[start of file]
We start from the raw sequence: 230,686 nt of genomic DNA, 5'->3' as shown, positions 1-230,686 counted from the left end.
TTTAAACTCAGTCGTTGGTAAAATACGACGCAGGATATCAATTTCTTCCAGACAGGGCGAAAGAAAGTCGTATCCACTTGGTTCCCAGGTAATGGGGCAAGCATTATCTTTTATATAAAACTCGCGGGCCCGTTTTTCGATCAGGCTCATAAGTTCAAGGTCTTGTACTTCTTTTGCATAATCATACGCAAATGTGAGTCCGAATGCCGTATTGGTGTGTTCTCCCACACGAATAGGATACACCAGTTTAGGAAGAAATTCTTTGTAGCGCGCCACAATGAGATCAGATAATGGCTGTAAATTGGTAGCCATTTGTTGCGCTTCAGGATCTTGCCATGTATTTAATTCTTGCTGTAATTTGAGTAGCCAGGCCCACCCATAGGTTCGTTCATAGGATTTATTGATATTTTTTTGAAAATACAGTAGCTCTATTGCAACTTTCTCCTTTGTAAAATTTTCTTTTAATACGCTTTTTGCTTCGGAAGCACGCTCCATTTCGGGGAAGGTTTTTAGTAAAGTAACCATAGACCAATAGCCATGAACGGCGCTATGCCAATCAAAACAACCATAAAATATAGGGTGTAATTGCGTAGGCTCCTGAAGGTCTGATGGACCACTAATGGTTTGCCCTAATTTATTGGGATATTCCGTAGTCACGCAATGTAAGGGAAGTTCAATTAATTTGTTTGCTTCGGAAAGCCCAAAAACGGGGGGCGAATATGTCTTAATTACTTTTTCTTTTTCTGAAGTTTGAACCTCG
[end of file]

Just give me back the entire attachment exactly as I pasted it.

We start from the raw sequence: 230,686 nt of genomic DNA, 5'->3' as shown, positions 1-230,686 counted from the left end.
TTTAAACTCAGTCGTTGGTAAAATACGACGCAGGATATCAATTTCTTCCAGACAGGGCGAAAGAAAGTCGTATCCACTTGGTTCCCAGGTAATGGGGCAAGCATTATCTTTTATATAAAACTCGCGGGCCCGTTTTTCGATCAGGCTCATAAGTTCAAGGTCTTGTACTTCTTTTGCATAATCATACGCAAATGTGAGTCCGAATGCCGTATTGGTGTGTTCTCCCACACGAATAGGATACACCAGTTTAGGAAGAAATTCTTTGTAGCGCGCCACAATGAGATCAGATAATGGCTGTAAATTGGTAGCCATTTGTTGCGCTTCAGGATCTTGCCATGTATTTAATTCTTGCTGTAATTTGAGTAGCCAGGCCCACCCATAGGTTCGTTCATAGGATTTATTGATATTTTTTTGAAAATACAGTAGCTCTATTGCAACTTTCTCCTTTGTAAAATTTTCTTTTAATACGCTTTTTGCTTCGGAAGCACGCTCCATTTCGGGGAAGGTTTTTAGTAAAGTAACCATAGACCAATAGCCATGAACGGCGCTATGCCAATCAAAACAACCATAAAATATAGGGTGTAATTGCGTAGGCTCCTGAAGGTCTGATGGACCACTAATGGTTTGCCCTAATTTATTGGGATATTCCGTAGTCACGCAATGTAAGGGAAGTTCAATTAATTTGTTTGCTTCGGAAAGCCCAAAAACGGGGGGCGAATATGTCTTAATTACTTTTTCTTTTTCTGAAGTTTGAACCTCG